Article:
“As an undergrad at the University of New Hampshire, I was deciding between chemical engineering and physics,” he says. “Chemical engineering seemed more applied, and I went with it. I knew I wanted to go to graduate school when I started research under Prof. Charles Smith, a former UD solar physicist, who now works at UNH.”
Bedolla is currently completing a thesis on propylene epoxidation using silver catalysts. Under the supervision of Mark Barteau, Robert L. Pigford Professor of Chemical Engineering, he is studying how propylene oxide can be produced using silver in an environmentally sustainable manner.
“Propylene oxide, which is among the most widely produced chemicals in the world, is an important intermediate for the manufacture of plastics, fuel additives, antifreeze, foams, and so on,” Bedolla says. “Unfortunately, current methods to make this valuable chemical also yield large amounts of environmentally hazardous salts, solvents, and other byproducts.
“The goal of my research is to understand how propylene can react with the oxygen, possibly from air, on a surface of silver to produce only propylene oxide, eliminating the use of solvents and the need to dispose of noxious salts, solvents, and byproducts.”
Bedolla plans to continue working in the area of catalysis with applications to the environment in his doctoral work at the University of Wisconsin.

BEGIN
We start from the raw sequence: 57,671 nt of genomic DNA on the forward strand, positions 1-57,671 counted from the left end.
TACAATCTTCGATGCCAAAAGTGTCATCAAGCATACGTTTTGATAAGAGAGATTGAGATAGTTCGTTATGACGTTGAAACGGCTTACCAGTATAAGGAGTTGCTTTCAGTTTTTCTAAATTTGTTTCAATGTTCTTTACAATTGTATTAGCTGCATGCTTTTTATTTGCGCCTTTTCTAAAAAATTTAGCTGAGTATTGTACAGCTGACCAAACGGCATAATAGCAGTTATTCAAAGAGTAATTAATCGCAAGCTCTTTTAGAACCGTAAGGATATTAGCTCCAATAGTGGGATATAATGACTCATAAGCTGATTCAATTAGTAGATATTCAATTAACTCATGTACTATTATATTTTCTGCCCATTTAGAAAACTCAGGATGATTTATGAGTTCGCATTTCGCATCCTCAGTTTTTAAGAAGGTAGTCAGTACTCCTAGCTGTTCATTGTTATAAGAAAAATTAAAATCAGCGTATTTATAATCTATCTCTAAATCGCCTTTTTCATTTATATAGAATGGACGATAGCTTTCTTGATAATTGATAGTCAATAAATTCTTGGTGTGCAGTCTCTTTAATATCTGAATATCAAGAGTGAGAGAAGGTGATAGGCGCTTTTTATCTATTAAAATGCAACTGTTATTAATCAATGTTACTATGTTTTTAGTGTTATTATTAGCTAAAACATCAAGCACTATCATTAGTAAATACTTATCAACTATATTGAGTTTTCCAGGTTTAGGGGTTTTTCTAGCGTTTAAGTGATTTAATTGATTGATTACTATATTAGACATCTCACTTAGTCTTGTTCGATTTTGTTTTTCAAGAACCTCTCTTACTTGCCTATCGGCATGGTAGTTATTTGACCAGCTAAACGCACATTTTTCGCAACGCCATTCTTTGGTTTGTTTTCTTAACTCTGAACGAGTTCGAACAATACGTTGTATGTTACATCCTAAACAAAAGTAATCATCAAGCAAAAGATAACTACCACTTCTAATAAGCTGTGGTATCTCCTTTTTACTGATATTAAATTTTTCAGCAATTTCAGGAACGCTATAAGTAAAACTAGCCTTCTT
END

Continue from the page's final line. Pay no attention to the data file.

Dr. Ioannis Bourmpakis, a post doctorate researcher in Prof. Dion Vlachos’ group, at the Chemical Engineering Department, was selected to participate in the 60th Nobel Laureates Meeting as a young researcher.
The 2010 Meeting takes place from June 27 to July 2, 2010 in Lindau, Germany. It will be an interdisciplinary meeting bringing together young researchers from around the globe with Nobel Laureates from the fields of physiology or medicine, physics and chemistry.
Each young researcher belongs to the budding scientific elite of his/her country and has passed a multi-stage international selection procedure.
Dr. Bourmpakis was awarded a Marie-Curie International Outgoing Fellowship by the European Commission in 2008 to investigate the CO oxidation on Au nanoparticles at the University of Delaware, together with the Foundation for Research and Technology Hellas in Greece.